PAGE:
Alaska takes to crowdfunding to protect park


With Alaska’s fiscal crisis drying up funding for a number of state projects, officials hope a crowdfunding campaign will raise $50,000 (£38030.19) toward shoring up a crumbling riverbank creeping toward century-old buildings at a state park.

Alaska is among a growing list of governments and civic organizations across the country resorting to crowdfunding as traditional revenue sources shrink.

The riverbank project marks the state’s debut in the increasingly popular practice of financing ventures through small payouts from large numbers of people.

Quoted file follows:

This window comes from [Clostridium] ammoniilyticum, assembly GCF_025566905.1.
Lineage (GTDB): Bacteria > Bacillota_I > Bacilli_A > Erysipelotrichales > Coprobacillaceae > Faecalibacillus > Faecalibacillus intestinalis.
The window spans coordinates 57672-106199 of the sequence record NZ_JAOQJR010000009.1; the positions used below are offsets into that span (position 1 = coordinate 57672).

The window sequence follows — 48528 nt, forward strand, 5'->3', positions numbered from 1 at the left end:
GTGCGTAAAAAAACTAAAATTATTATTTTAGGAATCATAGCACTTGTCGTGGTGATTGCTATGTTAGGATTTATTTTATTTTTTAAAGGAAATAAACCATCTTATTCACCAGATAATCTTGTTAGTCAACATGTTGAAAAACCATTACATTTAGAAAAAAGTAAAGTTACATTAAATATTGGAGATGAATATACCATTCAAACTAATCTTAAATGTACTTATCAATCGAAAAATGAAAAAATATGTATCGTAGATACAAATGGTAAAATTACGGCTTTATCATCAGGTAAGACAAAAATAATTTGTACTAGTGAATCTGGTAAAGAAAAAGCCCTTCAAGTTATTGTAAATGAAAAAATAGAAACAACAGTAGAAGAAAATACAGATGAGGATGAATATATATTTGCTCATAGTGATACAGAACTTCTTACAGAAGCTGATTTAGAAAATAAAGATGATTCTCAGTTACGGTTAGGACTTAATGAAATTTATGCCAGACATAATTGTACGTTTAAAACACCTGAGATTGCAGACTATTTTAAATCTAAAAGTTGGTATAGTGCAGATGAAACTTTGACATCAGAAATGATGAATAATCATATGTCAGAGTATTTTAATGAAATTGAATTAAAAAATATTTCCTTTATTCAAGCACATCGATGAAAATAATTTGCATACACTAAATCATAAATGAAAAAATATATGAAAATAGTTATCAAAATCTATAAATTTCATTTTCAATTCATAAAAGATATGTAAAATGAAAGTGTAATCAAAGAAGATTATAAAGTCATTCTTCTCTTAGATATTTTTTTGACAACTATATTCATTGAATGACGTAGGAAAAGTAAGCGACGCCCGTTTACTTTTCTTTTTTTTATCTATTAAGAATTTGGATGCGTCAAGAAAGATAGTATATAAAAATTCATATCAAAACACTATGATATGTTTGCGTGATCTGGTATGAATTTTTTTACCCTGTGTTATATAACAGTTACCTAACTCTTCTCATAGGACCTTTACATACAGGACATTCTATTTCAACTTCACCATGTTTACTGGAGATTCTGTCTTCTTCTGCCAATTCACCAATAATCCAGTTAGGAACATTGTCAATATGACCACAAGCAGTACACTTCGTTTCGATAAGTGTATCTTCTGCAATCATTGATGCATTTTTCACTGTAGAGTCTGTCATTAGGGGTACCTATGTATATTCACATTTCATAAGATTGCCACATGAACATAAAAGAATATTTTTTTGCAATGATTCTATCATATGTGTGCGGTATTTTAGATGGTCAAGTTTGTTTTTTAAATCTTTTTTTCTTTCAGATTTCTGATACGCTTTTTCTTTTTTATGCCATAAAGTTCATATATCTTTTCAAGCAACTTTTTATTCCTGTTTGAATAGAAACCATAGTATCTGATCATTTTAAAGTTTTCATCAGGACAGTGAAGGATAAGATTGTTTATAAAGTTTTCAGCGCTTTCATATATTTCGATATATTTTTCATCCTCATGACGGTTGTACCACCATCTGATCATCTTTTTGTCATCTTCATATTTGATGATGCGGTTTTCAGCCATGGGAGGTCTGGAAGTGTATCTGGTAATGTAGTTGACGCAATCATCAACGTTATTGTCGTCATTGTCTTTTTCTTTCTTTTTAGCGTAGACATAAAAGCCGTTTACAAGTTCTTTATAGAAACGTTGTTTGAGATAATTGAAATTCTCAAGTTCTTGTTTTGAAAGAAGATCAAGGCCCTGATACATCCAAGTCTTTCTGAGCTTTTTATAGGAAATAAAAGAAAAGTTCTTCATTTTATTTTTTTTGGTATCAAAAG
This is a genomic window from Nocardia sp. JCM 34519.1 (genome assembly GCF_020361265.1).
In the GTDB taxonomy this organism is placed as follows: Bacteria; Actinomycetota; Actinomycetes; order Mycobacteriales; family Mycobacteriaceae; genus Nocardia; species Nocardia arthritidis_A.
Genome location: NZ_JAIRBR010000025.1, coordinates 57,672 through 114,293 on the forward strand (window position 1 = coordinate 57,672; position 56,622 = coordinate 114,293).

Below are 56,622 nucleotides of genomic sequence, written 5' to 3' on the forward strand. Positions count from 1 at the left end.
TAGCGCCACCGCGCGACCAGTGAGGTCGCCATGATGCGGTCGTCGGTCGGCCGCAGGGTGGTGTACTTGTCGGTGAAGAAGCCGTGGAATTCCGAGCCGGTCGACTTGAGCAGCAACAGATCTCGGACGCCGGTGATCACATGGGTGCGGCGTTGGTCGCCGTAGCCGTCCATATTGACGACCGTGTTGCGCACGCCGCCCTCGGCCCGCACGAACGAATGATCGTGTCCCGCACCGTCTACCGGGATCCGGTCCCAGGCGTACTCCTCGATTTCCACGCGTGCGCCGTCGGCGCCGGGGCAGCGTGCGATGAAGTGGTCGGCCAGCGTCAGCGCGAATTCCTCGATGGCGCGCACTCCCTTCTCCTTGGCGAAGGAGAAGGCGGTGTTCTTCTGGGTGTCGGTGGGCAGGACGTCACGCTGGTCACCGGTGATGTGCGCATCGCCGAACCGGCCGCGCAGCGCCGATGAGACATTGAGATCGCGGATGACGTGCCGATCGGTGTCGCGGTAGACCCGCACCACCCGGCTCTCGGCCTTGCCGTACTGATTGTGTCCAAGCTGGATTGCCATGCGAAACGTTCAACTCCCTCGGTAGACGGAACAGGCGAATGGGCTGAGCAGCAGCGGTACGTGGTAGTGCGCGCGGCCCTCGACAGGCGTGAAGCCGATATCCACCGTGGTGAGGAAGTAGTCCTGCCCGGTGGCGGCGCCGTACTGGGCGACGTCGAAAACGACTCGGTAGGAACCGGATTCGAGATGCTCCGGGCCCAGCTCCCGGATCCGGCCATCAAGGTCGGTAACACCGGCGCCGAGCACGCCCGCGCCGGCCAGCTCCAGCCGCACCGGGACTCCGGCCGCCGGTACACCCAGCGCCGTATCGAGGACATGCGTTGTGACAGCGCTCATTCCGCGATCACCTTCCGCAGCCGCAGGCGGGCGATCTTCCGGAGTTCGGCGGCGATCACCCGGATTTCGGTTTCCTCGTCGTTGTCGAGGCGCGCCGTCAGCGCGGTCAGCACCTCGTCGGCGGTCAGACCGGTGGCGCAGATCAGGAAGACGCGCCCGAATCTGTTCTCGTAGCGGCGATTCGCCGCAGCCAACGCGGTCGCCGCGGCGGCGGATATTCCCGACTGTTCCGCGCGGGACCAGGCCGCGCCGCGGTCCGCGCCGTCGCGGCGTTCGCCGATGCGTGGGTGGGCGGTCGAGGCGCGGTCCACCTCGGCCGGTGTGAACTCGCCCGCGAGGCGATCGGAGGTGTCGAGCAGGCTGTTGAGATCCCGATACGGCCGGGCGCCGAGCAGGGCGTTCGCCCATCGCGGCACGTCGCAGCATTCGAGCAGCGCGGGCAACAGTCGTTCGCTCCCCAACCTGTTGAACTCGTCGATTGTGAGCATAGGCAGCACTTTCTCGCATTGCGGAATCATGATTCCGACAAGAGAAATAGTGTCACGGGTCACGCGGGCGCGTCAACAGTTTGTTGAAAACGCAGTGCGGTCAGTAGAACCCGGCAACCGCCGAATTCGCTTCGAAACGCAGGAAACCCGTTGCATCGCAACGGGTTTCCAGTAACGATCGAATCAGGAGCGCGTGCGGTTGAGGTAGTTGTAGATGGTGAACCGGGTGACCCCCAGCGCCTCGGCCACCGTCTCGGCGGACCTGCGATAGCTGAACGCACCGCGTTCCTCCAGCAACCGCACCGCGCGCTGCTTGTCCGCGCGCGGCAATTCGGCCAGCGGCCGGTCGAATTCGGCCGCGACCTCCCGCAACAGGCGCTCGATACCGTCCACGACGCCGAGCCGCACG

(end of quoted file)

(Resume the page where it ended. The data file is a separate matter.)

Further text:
In recent years, funding sites such as Citizinvestor and Spacehive have provided cash-generating platforms for those public entities, tweaking the formula of private pioneers such as Kickstarter and GoFundMe.

“On our (state) website, we have a place where you can donate, but it’s the first time we’ve actually gone to crowdfunding,” said Brooks Ludwig, Alaska’s northern area park superintendent. “This is new territory for us.”

Alaskans blame the shortage of capital-improvement funds on oil prices that plunged two years ago and have stayed low ever since.

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The author Paul